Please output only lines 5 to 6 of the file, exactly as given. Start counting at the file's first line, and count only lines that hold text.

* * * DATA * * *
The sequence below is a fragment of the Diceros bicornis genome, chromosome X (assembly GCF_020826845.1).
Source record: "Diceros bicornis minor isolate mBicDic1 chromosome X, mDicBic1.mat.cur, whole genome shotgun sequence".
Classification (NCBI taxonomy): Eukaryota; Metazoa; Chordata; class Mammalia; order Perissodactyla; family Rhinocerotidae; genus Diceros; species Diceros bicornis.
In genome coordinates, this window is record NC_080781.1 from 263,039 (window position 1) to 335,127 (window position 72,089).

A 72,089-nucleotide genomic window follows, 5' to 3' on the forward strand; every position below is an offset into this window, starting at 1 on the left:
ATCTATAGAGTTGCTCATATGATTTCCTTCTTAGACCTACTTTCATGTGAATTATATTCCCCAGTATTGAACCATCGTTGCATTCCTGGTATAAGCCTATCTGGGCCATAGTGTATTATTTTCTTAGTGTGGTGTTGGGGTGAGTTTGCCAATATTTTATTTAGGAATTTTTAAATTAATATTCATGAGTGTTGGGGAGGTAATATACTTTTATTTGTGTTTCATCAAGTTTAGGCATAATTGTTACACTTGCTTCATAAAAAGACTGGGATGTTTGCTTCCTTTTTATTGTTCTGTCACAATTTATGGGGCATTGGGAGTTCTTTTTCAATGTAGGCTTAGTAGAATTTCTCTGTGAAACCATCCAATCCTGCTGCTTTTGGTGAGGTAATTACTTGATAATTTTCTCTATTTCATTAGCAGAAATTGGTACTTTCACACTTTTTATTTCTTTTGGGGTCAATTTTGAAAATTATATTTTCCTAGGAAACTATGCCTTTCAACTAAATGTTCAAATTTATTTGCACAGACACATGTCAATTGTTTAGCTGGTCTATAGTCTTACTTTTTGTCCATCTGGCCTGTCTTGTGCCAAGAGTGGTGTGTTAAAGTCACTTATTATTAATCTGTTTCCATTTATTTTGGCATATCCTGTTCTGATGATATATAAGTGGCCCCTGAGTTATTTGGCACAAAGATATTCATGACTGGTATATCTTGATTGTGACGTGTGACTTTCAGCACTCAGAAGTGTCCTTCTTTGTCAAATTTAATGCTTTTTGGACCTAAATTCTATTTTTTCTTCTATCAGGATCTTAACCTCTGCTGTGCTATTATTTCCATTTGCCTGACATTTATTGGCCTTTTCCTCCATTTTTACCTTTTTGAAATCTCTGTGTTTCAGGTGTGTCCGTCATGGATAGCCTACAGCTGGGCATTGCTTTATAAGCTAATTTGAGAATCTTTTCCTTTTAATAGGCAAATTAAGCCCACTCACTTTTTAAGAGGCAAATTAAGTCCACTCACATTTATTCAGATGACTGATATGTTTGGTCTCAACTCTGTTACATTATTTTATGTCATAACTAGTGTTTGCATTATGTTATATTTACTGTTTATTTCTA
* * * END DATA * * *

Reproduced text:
A 72,089-nucleotide genomic window follows, 5' to 3' on the forward strand; every position below is an offset into this window, starting at 1 on the left:
ATCTATAGAGTTGCTCATATGATTTCCTTCTTAGACCTACTTTCATGTGAATTATATTCCCCAGTATTGAACCATCGTTGCATTCCTGGTATAAGCCTATCTGGGCCATAGTGTATTATTTTCTTAGTGTGGTGTTGGGGTGAGTTTGCCAATATTTTATTTAGGAATTTTTAAATTAATATTCATGAGTGTTGGGGAGGTAATATACTTTTATTTGTGTTTCATCAAGTTTAGGCATAATTGTTACACTTGCTTCATAAAAAGACTGGGATGTTTGCTTCCTTTTTATTGTTCTGTCACAATTTATGGGGCATTGGGAGTTCTTTTTCAATGTAGGCTTAGTAGAATTTCTCTGTGAAACCATCCAATCCTGCTGCTTTTGGTGAGGTAATTACTTGATAATTTTCTCTATTTCATTAGCAGAAATTGGTACTTTCACACTTTTTATTTCTTTTGGGGTCAATTTTGAAAATTATATTTTCCTAGGAAACTATGCCTTTCAACTAAATGTTCAAATTTATTTGCACAGACACATGTCAATTGTTTAGCTGGTCTATAGTCTTACTTTTTGTCCATCTGGCCTGTCTTGTGCCAAGAGTGGTGTGTTAAAGTCACTTATTATTAATCTGTTTCCATTTATTTTGGCATATCCTGTTCTGATGATATATAAGTGGCCCCTGAGTTATTTGGCACAAAGATATTCATGACTGGTATATCTTGATTGTGACGTGTGACTTTCAGCACTCAGAAGTGTCCTTCTTTGTCAAATTTAATGCTTTTTGGACCTAAATTCTATTTTTTCTTCTATCAGGATCTTAACCTCTGCTGTGCTATTATTTCCATTTGCCTGACATTTATTGGCCTTTTCCTCCATTTTTACCTTTTTGAAATCTCTGTGTTTCAGGTGTGTCCGTCATGGATAGCCTACAGCTGGGCATTGCTTTATAAGCTAATTTGAGAATCTTTTCCTTTTAATAGGCAAATTAAGCCCACTCACTTTTTAAGAGGCAAATTAAGTCCACTCACATTTATTCAGATGACTGATATGTTTGGTCTCAACTCTGTTACATTATTTTATGTCATAACTAGTGTTTGCATTATGTTATATTTACTGTTTATTTCTA